To further characterize the extent of binding of wild-type and mutant Rev proteins to hCRM1 as indicated by the two-hybrid method, an in vitro binding assay was done, in which GAL4 fusion Rev proteins synthesized by an in vitro transcription/translation system were complexed with hCRM1 present in HeLa cell lysates, in the presence or absence of recombinant RanQ69L protein, a GTPase-deficient Ran mutant. As shown in Fig. Fig.2,2, the binding of Rev to hCRM1 requires the RanQ69L protein (lanes 2 and 3), which guarantees the specificity of this binding and confirms the previously well-documented formation of the trimeric complex of hCRM1, the leucine-rich NES motif, and Ran-GTP (19, 48, 53). RevM10 binds only a small amount of hCRM1, consistent with the two-hybrid data (Fig. (Fig.1),1), also suggesting that the binding of hCRM1 to Rev in this assay is specifically mediated by the Rev NES motif. The quantitation results indicated that the amount of hCRM1 bound to Rev86 or RevM10 is approximately 40 or 20% of that bound to Rev, respectively (data not shown). These results coincide with the data from the two-hybrid assay (Fig. (Fig.1).1). Therefore, we confirm a positive role for the Rev C-terminal region in the binding of Rev to hCRM1.

FIG. 2.
The binding of wild-type and mutant Rev proteins to hCRM1 in vitro. In vitro translated wild-type and mutant Rev proteins were immobilized on a resin and incubated with HeLa cell extracts in the absence (lane 2) or presence (lanes 3 to 5) of GTP-charged ...

Reduced cytoplasmic accumulation of C-terminally truncated mutants.

We investigated whether the reduced affinity of the C-terminal region-truncated mutants for hCRM1 directly affects the export process. Wild-type Rev is mainly localized in the nucleus at steady-state levels (Fig. (Fig.3A,3A, left panel). However, the overexpression of hCRM1 by transfection changes the distribution pattern of Rev by enhancing the export rate; Rev is observed throughout the nucleus and the cytoplasm (Fig. (Fig.3A,3A, center panel) or predominantly in the cytoplasm (Fig. (Fig.3A,3A, right panel). The lower affinity of the deletion mutants for hCRM1 may affect the export rate, and consequently the tendency of Rev deletion mutants to accumulate in the cytoplasm may be reduced in comparison with that of wild-type Rev under conditions where hCRM1 is overexpressed. Therefore, we transfected wild-type Rev or deletion mutant expression plasmids in conjunction with the hCRM1 expression plasmid and evaluated the distribution pattern of wild-type or mutant Rev proteins by counting the number of cells, which are classified into the three categories nucleus, nucleus/cytoplasm, and cytoplasm as depicted in Fig. Fig.3A.3A. RevM10 was used as a negative control because this mutant has little affinity for hCRM1 (Fig. (Fig.1)1) and therefore cannot be transported to the cytoplasm. In the absence of the hCRM1 expression plasmid, the majority of wild-type and mutant Rev proteins are similarly localized in the nucleus (Fig. (Fig.3B).3B). However, when hCRM1 is overexpressed, the deletion mutants exhibit a reduced tendency to accumulate in the cytoplasm, relative to the wild-type Rev. Furthermore, this lower rate of cytoplasmic accumulation is proportional to the degree of deletion of the C-terminal sequence, thereby correlating with the strength of the affinity of each protein for hCRM1. Under all conditions, most of the RevM10 proteins was seen in the nucleus.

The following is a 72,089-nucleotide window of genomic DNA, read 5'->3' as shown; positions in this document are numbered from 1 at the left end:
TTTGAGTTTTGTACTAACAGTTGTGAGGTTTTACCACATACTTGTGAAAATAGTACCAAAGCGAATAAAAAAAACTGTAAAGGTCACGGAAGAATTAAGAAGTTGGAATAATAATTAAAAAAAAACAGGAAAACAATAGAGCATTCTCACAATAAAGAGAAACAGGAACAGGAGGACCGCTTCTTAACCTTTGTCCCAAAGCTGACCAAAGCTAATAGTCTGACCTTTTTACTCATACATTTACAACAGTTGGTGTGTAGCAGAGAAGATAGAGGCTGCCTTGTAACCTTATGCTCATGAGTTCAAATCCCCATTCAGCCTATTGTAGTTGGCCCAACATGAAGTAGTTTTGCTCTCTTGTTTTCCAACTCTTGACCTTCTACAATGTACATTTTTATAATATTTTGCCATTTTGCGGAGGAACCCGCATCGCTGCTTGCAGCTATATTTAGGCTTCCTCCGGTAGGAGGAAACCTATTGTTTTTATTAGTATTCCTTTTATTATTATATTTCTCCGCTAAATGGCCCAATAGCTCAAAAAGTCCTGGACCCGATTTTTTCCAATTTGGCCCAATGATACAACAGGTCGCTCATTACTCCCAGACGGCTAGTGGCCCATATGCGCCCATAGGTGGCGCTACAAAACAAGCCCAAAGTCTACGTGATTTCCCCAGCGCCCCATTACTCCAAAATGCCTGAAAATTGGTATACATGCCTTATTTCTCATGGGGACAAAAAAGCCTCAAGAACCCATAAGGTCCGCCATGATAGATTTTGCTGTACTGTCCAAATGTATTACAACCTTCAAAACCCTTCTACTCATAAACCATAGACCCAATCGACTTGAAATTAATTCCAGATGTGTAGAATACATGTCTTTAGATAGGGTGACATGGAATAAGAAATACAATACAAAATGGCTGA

FIG. 3.
The lower export rate of C-terminally truncated mutant proteins. (A) Representative staining pattern of cells transfected with Rev expression plasmids. The cells were classified into three categories based on the localization patterns of Rev: nucleus, ...

We next compared the cytoplasmic accumulation of the deletion proteins with that of wild-type Rev in the presence of actinomycin D, an inhibitor of RNA polymerases I and II. Actinomycin D treatment of Rev-expressing cells has been reported to favor the cytoplasmic accumulation of Rev by blocking its nuclear import. Thus, we can evaluate the rate of cytoplasmic accumulation of wild-type Rev and of the deletion mutants in the presence of endogenous levels of hCRM1 by using actinomycin D with the simultaneous addition of cycloheximide to inhibit the de novo synthesis of Rev proteins. As shown in Fig. Fig.3C,3C, the addition of actinomycin D and cycloheximide to the wild-type-Rev-expressing cells induces an efficient cytoplasmic accumulation of Rev, consistent with data from previous reports (35, 50). In contrast, the cytoplasmic accumulation of Rev100 is significantly reduced and Rev86 does not appear in the cytoplasm under these conditions. These results suggest that the C-terminal region of Rev clearly affects the export rate in a manner related to the degree of affinity of each protein for hCRM1.

The role of hCRM1 and the Rev C-terminal region in Rev-Rev interaction.